Carol Warfield - In the News
Sunday, May 7, 2017
What I do today and why I do it, is tied to experiences 37 years in the past. As an RN in the local ER, I quickly recognized the dire need for primary care providers in the Effingham community. People came to the ER to seek care they should have been getting in a primary care office. Some patients had insurance, but no regular primary care provider. Others had neither insurance nor cash. These people depended on charity care, which was and is part of the Effingham hospital’s Mission.
The result was fast-paced, expensive, episodic care, with total lack of continuity. There was no place for wellness in this picture, and only a bit of time to teach patients preventive tactics to take better care of themselves.
When I was working in that ER, there were few advanced practice nurse role models here. Only one Pediatric Nurse Practitioner was employed, and she was associated with Effingham’s sole pediatrician. There was a new graduate Family Nurse Practitioner working in Altamont. Educational preparation was also challenging. The closest program was at the University of Illinois at the Peoria campus. I was unsure if anyone would hire me when I graduated, but I took the plunge. Hours of driving back and forth to Peoria followed, as this was before on-line classes.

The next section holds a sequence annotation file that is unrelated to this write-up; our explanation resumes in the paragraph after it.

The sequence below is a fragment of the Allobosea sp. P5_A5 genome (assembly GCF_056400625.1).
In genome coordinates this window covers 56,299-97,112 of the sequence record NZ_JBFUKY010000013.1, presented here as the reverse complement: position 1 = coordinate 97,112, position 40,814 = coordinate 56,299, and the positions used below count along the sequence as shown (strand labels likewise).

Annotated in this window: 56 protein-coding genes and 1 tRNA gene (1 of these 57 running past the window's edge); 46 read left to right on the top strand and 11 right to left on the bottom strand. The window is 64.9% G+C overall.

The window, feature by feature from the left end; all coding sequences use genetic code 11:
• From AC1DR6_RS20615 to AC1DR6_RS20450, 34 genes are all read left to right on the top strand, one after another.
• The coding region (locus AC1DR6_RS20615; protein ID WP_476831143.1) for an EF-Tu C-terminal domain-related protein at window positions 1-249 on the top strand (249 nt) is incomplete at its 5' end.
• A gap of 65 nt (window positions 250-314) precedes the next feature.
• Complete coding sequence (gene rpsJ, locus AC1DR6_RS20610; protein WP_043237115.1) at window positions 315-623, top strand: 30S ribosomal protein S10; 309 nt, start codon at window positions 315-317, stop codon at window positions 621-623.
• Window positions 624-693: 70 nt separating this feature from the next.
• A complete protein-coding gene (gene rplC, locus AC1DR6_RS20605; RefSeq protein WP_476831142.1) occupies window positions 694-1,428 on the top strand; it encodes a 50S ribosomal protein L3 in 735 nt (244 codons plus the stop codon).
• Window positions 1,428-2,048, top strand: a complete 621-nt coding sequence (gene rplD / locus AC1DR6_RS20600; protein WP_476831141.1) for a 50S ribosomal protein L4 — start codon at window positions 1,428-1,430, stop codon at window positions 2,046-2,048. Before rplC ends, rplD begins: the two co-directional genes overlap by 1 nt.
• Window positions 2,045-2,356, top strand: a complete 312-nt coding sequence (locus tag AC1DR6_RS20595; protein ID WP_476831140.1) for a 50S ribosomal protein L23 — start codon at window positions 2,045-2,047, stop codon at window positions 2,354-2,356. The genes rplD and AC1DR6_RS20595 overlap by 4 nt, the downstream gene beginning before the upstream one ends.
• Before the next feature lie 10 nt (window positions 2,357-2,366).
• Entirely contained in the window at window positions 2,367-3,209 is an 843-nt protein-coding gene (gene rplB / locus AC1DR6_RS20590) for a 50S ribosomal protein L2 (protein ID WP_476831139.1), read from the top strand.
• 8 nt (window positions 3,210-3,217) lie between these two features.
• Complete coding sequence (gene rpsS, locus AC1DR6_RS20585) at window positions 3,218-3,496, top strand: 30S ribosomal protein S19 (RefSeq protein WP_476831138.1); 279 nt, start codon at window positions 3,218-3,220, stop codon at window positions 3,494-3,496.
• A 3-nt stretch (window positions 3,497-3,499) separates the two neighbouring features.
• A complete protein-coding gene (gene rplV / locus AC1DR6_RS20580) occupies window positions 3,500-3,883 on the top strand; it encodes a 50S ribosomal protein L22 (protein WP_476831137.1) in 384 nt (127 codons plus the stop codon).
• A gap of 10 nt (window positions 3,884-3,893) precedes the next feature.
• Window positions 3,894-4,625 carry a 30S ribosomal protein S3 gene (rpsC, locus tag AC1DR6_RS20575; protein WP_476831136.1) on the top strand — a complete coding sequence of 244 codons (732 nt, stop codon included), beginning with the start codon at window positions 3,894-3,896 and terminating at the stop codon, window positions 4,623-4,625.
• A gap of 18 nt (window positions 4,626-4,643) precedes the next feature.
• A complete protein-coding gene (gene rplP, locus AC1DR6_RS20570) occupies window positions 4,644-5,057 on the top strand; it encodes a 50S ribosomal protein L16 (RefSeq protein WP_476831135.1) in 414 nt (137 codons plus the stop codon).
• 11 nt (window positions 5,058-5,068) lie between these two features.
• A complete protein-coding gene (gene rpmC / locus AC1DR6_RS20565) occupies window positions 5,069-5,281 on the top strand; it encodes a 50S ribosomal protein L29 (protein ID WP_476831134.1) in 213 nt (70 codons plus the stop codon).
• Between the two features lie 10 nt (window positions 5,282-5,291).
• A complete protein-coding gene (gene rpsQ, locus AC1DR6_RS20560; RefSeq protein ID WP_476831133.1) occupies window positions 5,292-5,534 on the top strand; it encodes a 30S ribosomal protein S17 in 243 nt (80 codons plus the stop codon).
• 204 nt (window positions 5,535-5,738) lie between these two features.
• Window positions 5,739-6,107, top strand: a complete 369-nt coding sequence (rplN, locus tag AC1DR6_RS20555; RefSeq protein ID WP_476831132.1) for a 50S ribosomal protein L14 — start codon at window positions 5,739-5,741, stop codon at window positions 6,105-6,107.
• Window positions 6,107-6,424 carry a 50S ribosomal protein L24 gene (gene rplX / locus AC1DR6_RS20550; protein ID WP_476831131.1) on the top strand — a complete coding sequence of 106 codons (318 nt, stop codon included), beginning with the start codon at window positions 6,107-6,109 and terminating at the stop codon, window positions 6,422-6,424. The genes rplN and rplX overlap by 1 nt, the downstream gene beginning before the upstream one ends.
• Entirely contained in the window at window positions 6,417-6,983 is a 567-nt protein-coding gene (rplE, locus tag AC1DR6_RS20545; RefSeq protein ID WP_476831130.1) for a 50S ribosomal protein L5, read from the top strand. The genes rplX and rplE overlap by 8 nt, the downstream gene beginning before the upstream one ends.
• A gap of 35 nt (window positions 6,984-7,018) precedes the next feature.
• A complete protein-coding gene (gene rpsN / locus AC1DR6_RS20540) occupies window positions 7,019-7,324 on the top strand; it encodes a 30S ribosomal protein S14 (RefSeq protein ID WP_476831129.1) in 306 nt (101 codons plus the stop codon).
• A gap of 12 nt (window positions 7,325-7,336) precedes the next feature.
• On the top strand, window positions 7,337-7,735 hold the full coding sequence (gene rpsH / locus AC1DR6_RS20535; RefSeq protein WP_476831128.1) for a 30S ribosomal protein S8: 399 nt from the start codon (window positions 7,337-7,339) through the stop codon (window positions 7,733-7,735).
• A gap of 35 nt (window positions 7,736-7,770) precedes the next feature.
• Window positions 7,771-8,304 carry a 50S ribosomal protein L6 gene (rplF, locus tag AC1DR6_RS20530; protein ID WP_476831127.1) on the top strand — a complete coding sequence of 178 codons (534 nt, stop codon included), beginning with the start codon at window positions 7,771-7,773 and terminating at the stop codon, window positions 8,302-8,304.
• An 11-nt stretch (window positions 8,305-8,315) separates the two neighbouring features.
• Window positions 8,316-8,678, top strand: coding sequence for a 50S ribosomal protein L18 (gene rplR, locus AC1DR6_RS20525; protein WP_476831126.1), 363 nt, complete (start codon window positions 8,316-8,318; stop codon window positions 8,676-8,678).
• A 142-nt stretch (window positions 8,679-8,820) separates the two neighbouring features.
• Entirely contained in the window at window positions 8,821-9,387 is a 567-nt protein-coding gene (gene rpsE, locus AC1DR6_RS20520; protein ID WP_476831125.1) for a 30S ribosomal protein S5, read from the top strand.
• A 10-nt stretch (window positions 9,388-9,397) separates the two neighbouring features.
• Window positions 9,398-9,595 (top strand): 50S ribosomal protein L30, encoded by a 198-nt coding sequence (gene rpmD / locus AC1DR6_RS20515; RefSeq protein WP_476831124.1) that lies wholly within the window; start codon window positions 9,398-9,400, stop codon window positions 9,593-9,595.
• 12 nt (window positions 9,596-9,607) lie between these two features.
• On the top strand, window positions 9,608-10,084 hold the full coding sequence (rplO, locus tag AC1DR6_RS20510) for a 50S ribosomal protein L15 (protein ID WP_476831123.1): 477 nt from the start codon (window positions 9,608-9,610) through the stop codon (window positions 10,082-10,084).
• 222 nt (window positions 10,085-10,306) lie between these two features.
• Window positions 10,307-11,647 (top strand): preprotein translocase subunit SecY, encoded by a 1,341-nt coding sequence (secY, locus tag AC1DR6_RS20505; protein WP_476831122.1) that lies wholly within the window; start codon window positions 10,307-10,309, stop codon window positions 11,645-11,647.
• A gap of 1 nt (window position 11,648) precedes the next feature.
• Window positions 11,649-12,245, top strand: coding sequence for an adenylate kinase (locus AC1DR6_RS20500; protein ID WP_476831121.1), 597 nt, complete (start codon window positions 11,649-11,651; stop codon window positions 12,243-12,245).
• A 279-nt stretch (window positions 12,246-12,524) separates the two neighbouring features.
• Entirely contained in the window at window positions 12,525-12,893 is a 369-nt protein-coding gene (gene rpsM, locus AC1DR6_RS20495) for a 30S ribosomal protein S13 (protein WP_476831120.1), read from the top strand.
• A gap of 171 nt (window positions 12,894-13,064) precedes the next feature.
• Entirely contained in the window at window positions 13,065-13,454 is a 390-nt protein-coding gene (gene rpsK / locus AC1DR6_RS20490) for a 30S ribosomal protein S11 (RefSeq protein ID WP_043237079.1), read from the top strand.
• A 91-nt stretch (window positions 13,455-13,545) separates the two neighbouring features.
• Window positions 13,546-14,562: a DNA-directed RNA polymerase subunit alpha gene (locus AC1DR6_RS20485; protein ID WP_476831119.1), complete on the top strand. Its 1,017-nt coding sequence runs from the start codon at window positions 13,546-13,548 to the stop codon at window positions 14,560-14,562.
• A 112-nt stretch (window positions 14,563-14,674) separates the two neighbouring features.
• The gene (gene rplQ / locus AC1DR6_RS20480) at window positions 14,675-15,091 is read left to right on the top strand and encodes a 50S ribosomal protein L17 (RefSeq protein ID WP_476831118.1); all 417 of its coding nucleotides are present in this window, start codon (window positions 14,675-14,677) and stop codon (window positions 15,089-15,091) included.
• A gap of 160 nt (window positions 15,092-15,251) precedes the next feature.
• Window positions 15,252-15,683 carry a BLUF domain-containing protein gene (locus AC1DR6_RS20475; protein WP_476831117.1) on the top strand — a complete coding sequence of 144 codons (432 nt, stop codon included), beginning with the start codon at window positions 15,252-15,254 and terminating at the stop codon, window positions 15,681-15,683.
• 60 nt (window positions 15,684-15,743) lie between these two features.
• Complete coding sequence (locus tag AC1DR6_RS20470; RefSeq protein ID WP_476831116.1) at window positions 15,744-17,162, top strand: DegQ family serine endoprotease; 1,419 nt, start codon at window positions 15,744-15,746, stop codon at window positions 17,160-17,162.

I finished the program and passed the certification exam. A local physician took a chance and hired me assist with his busy practice. Most of the patients in the early days had no idea what a nurse practitioner was. Nevertheless, they were happy to come to an appointment with someone who would listen to them.
I have been working in this area since that time. The first 23 years I spent in private clinics. After that I was a primary care provider at the local VA clinic for the 9 years. Now I am mostly retired, but fill in very part time in Dr. Sean Flynn’s practice. Prior to becoming an APN, I worked in a variety of hospital positions, from staff nurse to administration, as well as nursing education. The family nurse practitioner has definitely been the most satisfying of these experiences.
At first Illinois did not require a license for Nurse Practitioners. As part of my activity in Illinois’ professional nursing organization, I helped write minimum education and certification standards. These went on to serve as the groundwork for NP licensure. Over time, the role of the NP became better known and widely accepted, and the need for them increased. I am proud that I have been able to mentor/precept over 50 nurse practitioner students during my years of practice.
The need for primary care providers continues, and very few patients come in today unaware of the role of the NP. As health care evolves, NPs have moved into almost all specialties in outpatient medicine, as well as in hospitals. Today, we now have nearly 50 Nurse Practitioners functioning in this area. I am honored to be part of that evolution.